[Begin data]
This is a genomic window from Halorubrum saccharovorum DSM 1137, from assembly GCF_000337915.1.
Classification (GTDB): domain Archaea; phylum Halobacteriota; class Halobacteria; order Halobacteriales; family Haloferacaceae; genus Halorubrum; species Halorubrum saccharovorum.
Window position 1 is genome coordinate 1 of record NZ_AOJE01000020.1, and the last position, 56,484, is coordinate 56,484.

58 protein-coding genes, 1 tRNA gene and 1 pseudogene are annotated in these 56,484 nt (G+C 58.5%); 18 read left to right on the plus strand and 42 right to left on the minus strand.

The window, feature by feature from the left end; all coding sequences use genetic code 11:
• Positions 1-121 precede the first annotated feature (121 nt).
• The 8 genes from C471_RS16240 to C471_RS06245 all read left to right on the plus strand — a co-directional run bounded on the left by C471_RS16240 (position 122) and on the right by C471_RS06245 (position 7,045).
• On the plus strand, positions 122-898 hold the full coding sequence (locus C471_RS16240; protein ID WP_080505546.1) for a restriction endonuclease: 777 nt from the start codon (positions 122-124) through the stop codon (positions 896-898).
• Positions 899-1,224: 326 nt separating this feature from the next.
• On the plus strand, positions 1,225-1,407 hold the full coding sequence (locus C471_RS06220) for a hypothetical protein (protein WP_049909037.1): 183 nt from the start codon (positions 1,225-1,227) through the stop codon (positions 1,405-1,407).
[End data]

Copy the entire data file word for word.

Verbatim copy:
This is a genomic window from Halorubrum saccharovorum DSM 1137, from assembly GCF_000337915.1.
Classification (GTDB): domain Archaea; phylum Halobacteriota; class Halobacteria; order Halobacteriales; family Haloferacaceae; genus Halorubrum; species Halorubrum saccharovorum.
Window position 1 is genome coordinate 1 of record NZ_AOJE01000020.1, and the last position, 56,484, is coordinate 56,484.

58 protein-coding genes, 1 tRNA gene and 1 pseudogene are annotated in these 56,484 nt (G+C 58.5%); 18 read left to right on the plus strand and 42 right to left on the minus strand.

The window, feature by feature from the left end; all coding sequences use genetic code 11:
• Positions 1-121 precede the first annotated feature (121 nt).
• The 8 genes from C471_RS16240 to C471_RS06245 all read left to right on the plus strand — a co-directional run bounded on the left by C471_RS16240 (position 122) and on the right by C471_RS06245 (position 7,045).
• On the plus strand, positions 122-898 hold the full coding sequence (locus C471_RS16240; protein ID WP_080505546.1) for a restriction endonuclease: 777 nt from the start codon (positions 122-124) through the stop codon (positions 896-898).
• Positions 899-1,224: 326 nt separating this feature from the next.
• On the plus strand, positions 1,225-1,407 hold the full coding sequence (locus C471_RS06220) for a hypothetical protein (protein WP_049909037.1): 183 nt from the start codon (positions 1,225-1,227) through the stop codon (positions 1,405-1,407).